Notably, the transfer of ground-launched Harpoons to Ukraine, together with their all-important launchers, was only confirmed late last month. That has since been followed by a U.S. decision to supply more of the weapons, which you can read about here. Even without Harpoons, Ukraine has its own locally produced Neptune anti-ship missiles, although the number in hand before the war was thought to have been very small. There are also U.K.-supplied short-range Brimstones and, in the past, even used anti-armor weapons dropped by TB-2 drones have been used for attacking naval vessels.
Ukrainian and U.S. officials both attributed the successful Ukrainian attack on the cruiser Moskva, back in April, to Neptune missiles. The loss of that warship was seen as a major embarrassment and a significant loss of air defense and command and control capabilities in the Black Sea.
There is also the possibility that the Vasily Bekh was targeted using MAM-L munitions of the type that can be launched by the same TB2 drones, but that would not match the recorded video supposedly showing the engagement. In the past, Ukraine has used these munitions to engage smaller naval craft. Regardless, the video of the supposed strike taken from a TB2 would reinforce the claim that they are using the Turkish-made drones to initially find naval targets, and positively identify them, before sending anti-ship missiles their way. This was rumored to have been the case with the attack on Moskva, as well.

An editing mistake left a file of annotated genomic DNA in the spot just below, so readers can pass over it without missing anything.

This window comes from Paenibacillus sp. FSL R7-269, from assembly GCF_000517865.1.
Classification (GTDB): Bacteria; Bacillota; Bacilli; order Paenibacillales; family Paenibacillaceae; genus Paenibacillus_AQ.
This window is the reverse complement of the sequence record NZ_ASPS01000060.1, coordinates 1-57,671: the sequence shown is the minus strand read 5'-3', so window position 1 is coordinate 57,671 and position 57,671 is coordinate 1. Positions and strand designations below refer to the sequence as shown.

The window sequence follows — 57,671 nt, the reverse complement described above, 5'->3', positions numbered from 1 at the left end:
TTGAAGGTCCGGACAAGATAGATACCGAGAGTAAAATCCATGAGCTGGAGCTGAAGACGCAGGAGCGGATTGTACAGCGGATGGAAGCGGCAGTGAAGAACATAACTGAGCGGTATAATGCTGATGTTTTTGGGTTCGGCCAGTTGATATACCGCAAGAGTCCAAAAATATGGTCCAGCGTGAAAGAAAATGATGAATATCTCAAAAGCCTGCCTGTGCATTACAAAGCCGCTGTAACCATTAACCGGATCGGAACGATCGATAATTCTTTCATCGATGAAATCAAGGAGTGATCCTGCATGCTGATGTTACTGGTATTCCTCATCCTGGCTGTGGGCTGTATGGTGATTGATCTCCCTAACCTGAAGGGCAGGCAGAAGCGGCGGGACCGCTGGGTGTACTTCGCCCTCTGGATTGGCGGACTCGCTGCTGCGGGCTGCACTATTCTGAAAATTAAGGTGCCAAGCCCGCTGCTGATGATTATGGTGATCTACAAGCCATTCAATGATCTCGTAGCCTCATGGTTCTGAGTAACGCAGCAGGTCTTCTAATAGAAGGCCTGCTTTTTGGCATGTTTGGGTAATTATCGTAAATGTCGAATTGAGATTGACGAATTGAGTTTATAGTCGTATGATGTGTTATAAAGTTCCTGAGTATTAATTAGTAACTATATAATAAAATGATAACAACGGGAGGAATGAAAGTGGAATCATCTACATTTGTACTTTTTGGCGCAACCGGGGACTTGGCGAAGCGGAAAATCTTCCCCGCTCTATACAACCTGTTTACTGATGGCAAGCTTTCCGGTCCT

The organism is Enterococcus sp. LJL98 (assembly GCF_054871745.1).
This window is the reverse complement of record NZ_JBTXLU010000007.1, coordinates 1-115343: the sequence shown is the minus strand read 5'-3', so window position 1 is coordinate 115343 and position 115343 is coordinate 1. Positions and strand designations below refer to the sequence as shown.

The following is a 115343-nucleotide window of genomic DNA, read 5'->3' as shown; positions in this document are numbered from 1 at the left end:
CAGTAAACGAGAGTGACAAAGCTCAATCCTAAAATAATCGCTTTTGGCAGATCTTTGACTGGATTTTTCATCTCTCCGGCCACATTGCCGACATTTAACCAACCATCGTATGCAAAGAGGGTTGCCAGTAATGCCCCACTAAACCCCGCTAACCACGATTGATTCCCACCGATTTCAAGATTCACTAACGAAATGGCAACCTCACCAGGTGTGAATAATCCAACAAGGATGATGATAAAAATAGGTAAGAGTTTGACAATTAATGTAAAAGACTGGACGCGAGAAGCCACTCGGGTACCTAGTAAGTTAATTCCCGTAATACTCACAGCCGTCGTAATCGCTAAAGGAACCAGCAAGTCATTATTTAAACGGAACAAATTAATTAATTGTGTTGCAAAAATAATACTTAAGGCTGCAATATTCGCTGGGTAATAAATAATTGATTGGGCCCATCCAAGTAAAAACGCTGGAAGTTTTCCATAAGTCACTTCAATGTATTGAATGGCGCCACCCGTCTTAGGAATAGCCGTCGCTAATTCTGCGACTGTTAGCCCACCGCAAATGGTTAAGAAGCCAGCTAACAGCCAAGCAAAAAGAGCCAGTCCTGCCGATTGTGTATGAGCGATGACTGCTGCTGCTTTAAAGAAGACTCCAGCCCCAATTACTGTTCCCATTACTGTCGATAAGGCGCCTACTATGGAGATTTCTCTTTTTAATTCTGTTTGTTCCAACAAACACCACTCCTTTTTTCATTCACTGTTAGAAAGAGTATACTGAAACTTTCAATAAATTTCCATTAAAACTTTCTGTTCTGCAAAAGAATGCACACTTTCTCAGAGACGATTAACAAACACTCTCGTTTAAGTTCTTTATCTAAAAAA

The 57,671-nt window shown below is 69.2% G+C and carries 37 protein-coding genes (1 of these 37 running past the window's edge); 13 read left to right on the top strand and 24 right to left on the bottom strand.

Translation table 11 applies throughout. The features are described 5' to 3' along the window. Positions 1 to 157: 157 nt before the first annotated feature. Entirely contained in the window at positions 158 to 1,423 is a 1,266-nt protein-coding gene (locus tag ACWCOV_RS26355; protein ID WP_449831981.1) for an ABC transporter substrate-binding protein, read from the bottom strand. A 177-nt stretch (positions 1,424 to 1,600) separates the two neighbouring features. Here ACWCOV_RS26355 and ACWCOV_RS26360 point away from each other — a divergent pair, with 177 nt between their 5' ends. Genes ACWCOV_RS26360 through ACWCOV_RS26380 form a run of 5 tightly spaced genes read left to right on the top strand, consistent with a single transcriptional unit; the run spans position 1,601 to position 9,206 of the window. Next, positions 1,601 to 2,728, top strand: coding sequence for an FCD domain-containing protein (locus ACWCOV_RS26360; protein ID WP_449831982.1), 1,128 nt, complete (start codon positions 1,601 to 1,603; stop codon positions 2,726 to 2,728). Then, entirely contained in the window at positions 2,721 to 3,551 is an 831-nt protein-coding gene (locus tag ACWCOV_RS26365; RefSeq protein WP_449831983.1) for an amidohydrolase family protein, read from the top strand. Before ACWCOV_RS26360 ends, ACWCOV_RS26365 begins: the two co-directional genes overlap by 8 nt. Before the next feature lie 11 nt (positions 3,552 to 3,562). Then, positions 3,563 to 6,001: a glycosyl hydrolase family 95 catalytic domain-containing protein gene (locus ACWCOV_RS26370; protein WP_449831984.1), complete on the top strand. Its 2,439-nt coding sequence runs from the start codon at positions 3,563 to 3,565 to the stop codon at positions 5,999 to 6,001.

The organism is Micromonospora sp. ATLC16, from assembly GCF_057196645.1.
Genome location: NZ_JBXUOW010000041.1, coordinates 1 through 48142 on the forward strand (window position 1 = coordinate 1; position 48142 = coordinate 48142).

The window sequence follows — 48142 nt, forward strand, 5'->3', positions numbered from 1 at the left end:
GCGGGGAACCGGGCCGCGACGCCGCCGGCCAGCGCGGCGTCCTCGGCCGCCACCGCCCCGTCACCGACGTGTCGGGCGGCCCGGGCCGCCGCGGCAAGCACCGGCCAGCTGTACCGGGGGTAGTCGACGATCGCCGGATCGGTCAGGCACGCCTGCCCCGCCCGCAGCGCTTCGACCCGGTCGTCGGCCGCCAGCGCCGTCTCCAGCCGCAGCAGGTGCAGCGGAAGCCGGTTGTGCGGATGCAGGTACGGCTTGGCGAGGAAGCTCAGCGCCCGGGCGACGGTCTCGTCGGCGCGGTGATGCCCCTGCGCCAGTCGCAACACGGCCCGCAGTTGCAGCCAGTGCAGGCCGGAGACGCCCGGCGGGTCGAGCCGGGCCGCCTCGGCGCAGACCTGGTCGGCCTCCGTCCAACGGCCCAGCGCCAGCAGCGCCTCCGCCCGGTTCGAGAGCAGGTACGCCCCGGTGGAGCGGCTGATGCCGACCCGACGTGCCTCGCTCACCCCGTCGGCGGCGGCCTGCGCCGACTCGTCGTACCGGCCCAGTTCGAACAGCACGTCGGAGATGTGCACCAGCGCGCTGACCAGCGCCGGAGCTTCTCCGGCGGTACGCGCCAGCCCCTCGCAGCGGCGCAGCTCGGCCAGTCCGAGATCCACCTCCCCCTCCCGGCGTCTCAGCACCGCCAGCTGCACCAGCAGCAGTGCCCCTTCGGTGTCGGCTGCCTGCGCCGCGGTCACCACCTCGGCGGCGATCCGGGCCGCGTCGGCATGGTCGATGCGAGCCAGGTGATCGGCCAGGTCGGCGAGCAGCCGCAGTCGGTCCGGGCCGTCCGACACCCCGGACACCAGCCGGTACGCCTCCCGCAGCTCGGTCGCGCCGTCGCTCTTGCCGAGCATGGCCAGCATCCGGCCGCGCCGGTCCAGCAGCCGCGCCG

As for what the vessel was transporting to Snake Island, just last week we reported on how the outpost has been recently reinforced with additional SAM systems, which now include examples of both the Tor (SA-15 Gauntlet) and Pantsir (SA-22 Greyhound).
With that in mind, the Vasily Bekh could have been transporting another Tor system to the island or the example it was reportedly carrying may have been intended for organic defense. If that was the case, it appears to have failed to defeat an attack from the rear by whatever missiles were used to engage the boat.
The importance of Snake Island to Russian ambitions to control this critical part of the Black Sea — and its airspace — has long been clear. Early last month there was intense Ukrainian air activity near the island, with TB2 drones being used to attack air defense systems on the island and aboard nearby landing craft. Russian fast-attack boats in the waters near Snake Island also came under attack.
The Ukrainian Air Force has also used Su-27 Flanker fighter jets to engage Russian-occupied buildings on Snake Island, using unguided bombs in a daring low-level raid. You can read more about that attack here.
While we await further details on what happened today and the fate of the Vasily Bekh, it seems certain that the strategic Black Sea outpost retains a place in Russian war plans, at least for the time being. As we have explored in the past, Snake Island offers a platform for further air defense systems, potentially including S-400 SAMs, which could provide coverage deep into NATO territory and southern Ukraine. Long-range surveillance radars and other intelligence collection capabilities could be another useful addition.
Russia could potentially also use Snake Island as a platform for land-attack missiles, providing another vector for strikes against targets inside Ukraine and threatening NATO countries, as well. Even using it as a small forward arming and refueling point for interdiction operations into southwestern Ukraine, or even for combat search and rescue missions to support those operations, especially once HIMARS-launched guided rockets arrive in the country, is another possibility.
We will continue to update this story as more information becomes available.